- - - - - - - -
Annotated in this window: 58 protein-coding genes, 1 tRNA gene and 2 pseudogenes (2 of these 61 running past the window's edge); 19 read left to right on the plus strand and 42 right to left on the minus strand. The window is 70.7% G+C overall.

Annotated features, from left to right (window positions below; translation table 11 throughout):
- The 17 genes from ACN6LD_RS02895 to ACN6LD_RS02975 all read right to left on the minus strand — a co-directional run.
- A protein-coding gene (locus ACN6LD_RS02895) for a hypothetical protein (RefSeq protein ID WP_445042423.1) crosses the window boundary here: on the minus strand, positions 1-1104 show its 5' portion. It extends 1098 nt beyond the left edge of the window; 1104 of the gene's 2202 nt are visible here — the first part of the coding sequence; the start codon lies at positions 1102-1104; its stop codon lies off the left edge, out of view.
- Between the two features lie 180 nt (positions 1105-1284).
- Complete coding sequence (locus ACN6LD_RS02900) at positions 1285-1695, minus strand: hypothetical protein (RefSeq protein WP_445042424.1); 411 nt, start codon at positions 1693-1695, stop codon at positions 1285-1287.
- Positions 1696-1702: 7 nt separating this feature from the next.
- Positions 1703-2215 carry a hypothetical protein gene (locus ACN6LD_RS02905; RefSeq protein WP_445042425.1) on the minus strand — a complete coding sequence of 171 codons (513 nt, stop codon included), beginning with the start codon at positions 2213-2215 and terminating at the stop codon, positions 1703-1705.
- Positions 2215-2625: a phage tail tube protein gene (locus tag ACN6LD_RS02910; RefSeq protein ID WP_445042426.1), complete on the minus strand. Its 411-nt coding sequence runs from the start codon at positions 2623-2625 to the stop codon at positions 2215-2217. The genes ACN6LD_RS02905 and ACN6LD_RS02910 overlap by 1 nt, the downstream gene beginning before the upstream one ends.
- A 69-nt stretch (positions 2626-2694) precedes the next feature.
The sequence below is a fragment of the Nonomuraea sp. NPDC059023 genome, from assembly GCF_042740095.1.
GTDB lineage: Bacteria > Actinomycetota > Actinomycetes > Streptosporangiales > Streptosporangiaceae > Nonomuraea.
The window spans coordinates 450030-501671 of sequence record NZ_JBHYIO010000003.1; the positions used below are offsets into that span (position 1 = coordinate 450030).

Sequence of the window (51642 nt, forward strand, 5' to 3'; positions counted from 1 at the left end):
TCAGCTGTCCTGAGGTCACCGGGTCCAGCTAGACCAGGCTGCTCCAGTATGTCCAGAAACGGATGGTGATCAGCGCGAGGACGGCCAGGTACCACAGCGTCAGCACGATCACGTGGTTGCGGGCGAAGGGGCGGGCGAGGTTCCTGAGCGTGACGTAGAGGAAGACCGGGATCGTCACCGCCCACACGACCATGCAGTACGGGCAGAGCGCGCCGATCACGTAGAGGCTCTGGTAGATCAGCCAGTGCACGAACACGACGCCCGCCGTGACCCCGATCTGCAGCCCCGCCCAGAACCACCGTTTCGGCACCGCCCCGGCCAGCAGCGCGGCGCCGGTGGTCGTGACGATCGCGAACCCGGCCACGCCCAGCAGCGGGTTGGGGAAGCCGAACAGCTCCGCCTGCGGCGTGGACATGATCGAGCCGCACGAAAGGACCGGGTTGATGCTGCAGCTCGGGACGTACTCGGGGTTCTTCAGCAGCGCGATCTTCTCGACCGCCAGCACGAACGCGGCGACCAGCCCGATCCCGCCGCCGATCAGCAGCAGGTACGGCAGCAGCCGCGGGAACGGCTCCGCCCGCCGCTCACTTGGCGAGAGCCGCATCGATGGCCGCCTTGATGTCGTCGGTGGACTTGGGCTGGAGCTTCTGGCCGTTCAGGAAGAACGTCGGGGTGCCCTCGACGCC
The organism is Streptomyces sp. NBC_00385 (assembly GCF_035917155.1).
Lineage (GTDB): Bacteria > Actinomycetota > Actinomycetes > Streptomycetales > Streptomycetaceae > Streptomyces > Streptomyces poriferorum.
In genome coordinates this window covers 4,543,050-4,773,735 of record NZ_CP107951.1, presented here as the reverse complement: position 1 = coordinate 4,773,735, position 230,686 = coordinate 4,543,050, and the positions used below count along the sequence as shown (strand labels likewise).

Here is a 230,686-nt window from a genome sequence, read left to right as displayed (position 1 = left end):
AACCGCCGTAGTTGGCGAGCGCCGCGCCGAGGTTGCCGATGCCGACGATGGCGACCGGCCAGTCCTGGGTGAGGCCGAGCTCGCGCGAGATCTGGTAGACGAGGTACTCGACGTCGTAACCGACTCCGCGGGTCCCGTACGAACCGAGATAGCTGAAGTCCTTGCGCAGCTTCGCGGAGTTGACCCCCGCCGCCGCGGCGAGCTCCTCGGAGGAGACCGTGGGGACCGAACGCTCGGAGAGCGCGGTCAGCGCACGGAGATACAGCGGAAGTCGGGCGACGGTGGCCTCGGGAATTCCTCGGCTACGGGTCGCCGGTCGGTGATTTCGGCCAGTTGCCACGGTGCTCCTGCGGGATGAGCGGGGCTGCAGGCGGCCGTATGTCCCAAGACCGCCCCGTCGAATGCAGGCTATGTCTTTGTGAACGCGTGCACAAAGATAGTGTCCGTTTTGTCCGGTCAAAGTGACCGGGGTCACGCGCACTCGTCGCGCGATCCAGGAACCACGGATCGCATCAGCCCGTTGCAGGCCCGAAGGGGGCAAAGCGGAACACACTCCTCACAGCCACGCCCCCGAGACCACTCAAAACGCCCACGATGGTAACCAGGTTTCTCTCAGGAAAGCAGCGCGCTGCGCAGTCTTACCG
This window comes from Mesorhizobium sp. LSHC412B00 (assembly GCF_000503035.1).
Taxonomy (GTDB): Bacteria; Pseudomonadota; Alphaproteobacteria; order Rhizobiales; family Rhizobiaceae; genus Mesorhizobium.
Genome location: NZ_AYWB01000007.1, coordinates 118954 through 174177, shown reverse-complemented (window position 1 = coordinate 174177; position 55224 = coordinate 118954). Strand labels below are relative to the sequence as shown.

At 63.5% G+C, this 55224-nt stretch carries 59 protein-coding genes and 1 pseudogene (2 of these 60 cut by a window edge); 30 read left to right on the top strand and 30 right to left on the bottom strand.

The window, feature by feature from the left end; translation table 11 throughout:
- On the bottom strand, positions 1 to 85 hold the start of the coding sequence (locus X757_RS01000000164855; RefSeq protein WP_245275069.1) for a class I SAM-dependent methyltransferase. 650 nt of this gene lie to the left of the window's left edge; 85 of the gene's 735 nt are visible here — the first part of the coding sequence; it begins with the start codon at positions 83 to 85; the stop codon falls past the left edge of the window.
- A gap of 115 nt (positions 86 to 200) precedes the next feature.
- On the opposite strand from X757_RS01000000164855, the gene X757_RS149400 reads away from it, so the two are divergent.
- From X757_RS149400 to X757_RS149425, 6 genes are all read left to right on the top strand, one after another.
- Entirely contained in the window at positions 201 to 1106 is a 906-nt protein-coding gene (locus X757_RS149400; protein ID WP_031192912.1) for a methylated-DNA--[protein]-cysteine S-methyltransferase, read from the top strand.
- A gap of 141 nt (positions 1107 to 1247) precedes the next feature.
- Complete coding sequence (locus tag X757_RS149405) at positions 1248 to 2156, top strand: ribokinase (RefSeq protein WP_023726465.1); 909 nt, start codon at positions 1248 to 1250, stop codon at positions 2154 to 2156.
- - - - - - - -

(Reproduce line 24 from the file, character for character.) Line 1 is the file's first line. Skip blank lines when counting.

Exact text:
At 63.5% G+C, this 55224-nt stretch carries 59 protein-coding genes and 1 pseudogene (2 of these 60 cut by a window edge); 30 read left to right on the top strand and 30 right to left on the bottom strand.